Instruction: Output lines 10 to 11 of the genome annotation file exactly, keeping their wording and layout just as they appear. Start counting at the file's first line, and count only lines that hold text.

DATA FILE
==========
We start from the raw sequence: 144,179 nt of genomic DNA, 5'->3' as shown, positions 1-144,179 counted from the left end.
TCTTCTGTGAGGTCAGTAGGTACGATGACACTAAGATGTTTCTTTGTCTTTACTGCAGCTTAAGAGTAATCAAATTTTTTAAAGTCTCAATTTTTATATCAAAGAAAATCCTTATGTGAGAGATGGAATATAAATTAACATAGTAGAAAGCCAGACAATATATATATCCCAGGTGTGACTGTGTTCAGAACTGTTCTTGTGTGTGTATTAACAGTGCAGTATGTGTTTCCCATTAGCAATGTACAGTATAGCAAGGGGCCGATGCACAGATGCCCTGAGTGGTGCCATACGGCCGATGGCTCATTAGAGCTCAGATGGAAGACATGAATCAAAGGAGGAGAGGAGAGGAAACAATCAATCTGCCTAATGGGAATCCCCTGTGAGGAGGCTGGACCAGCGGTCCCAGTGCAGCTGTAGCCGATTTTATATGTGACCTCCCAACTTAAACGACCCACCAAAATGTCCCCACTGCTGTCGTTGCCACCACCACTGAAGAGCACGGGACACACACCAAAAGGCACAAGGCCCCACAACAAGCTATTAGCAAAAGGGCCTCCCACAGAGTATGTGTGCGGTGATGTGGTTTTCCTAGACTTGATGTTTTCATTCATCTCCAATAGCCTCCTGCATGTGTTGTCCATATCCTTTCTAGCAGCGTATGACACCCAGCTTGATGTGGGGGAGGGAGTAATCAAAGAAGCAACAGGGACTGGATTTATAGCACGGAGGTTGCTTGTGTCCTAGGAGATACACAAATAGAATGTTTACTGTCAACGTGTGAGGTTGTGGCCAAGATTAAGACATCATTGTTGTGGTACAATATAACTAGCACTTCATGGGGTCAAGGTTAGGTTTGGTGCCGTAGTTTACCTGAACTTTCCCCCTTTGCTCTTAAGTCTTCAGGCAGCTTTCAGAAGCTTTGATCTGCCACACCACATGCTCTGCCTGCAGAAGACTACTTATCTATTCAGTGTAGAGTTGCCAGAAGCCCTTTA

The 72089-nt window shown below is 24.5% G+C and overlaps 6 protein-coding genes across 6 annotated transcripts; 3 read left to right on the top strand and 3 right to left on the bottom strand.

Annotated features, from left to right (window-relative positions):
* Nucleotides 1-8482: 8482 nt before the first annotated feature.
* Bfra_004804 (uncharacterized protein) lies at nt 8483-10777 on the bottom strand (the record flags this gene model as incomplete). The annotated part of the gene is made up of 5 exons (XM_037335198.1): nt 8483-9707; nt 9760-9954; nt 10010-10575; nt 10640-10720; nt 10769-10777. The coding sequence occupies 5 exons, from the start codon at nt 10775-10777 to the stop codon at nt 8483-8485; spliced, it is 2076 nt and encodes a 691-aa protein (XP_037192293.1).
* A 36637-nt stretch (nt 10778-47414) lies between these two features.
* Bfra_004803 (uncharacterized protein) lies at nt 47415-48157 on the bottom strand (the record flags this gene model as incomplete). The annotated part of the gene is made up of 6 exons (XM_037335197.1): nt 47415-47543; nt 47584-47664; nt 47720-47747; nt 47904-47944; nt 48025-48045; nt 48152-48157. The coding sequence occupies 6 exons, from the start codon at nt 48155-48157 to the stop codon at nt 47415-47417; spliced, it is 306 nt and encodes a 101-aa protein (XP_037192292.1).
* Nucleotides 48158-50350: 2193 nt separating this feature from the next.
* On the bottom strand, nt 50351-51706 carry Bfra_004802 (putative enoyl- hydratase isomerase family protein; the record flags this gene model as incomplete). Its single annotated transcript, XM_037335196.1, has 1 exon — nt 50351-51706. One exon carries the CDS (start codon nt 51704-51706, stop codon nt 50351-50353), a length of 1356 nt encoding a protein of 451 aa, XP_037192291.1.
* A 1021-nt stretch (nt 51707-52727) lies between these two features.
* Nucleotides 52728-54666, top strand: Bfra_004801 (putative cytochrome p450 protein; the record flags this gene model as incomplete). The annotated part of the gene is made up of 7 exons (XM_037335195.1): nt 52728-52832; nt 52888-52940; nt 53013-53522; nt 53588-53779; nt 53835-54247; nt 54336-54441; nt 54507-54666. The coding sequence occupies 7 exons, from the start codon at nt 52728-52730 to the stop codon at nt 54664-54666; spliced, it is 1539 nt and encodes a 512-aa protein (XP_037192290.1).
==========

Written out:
* On the bottom strand, nt 50351-51706 carry Bfra_004802 (putative enoyl- hydratase isomerase family protein; the record flags this gene model as incomplete). Its single annotated transcript, XM_037335196.1, has 1 exon — nt 50351-51706. One exon carries the CDS (start codon nt 51704-51706, stop codon nt 50351-50353), a length of 1356 nt encoding a protein of 451 aa, XP_037192291.1.
* A 1021-nt stretch (nt 51707-52727) lies between these two features.